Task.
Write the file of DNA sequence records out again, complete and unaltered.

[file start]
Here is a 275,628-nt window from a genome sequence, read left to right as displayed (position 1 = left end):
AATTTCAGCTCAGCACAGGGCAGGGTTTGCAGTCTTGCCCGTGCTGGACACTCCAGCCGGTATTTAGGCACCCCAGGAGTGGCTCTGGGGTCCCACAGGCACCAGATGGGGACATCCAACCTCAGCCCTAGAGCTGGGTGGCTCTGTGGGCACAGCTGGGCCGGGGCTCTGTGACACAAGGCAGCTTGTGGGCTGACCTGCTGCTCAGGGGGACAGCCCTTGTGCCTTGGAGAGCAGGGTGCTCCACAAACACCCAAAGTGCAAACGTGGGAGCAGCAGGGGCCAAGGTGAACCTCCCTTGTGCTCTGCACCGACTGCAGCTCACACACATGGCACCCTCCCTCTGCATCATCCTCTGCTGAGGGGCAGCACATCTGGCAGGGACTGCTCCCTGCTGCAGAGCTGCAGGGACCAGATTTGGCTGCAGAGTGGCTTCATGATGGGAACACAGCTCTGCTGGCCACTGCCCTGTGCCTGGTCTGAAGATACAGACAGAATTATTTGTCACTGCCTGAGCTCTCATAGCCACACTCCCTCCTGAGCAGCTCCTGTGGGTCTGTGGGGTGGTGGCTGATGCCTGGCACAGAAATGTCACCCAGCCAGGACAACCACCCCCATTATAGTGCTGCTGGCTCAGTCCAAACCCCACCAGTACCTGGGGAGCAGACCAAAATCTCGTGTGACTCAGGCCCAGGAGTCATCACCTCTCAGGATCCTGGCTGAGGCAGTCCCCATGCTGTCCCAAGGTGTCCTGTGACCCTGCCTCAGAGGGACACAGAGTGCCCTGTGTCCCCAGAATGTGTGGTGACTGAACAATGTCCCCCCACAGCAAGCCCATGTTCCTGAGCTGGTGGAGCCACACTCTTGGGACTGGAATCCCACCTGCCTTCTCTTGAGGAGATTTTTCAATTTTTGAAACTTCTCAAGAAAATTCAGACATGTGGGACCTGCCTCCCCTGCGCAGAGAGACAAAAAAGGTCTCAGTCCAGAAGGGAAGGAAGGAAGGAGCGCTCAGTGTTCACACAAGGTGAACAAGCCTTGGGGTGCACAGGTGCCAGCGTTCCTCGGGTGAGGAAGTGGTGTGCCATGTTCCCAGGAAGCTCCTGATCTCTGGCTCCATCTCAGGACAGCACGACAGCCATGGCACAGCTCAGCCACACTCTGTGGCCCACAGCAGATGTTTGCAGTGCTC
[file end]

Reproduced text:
Here is a 275,628-nt window from a genome sequence, read left to right as displayed (position 1 = left end):
AATTTCAGCTCAGCACAGGGCAGGGTTTGCAGTCTTGCCCGTGCTGGACACTCCAGCCGGTATTTAGGCACCCCAGGAGTGGCTCTGGGGTCCCACAGGCACCAGATGGGGACATCCAACCTCAGCCCTAGAGCTGGGTGGCTCTGTGGGCACAGCTGGGCCGGGGCTCTGTGACACAAGGCAGCTTGTGGGCTGACCTGCTGCTCAGGGGGACAGCCCTTGTGCCTTGGAGAGCAGGGTGCTCCACAAACACCCAAAGTGCAAACGTGGGAGCAGCAGGGGCCAAGGTGAACCTCCCTTGTGCTCTGCACCGACTGCAGCTCACACACATGGCACCCTCCCTCTGCATCATCCTCTGCTGAGGGGCAGCACATCTGGCAGGGACTGCTCCCTGCTGCAGAGCTGCAGGGACCAGATTTGGCTGCAGAGTGGCTTCATGATGGGAACACAGCTCTGCTGGCCACTGCCCTGTGCCTGGTCTGAAGATACAGACAGAATTATTTGTCACTGCCTGAGCTCTCATAGCCACACTCCCTCCTGAGCAGCTCCTGTGGGTCTGTGGGGTGGTGGCTGATGCCTGGCACAGAAATGTCACCCAGCCAGGACAACCACCCCCATTATAGTGCTGCTGGCTCAGTCCAAACCCCACCAGTACCTGGGGAGCAGACCAAAATCTCGTGTGACTCAGGCCCAGGAGTCATCACCTCTCAGGATCCTGGCTGAGGCAGTCCCCATGCTGTCCCAAGGTGTCCTGTGACCCTGCCTCAGAGGGACACAGAGTGCCCTGTGTCCCCAGAATGTGTGGTGACTGAACAATGTCCCCCCACAGCAAGCCCATGTTCCTGAGCTGGTGGAGCCACACTCTTGGGACTGGAATCCCACCTGCCTTCTCTTGAGGAGATTTTTCAATTTTTGAAACTTCTCAAGAAAATTCAGACATGTGGGACCTGCCTCCCCTGCGCAGAGAGACAAAAAAGGTCTCAGTCCAGAAGGGAAGGAAGGAAGGAGCGCTCAGTGTTCACACAAGGTGAACAAGCCTTGGGGTGCACAGGTGCCAGCGTTCCTCGGGTGAGGAAGTGGTGTGCCATGTTCCCAGGAAGCTCCTGATCTCTGGCTCCATCTCAGGACAGCACGACAGCCATGGCACAGCTCAGCCACACTCTGTGGCCCACAGCAGATGTTTGCAGTGCTC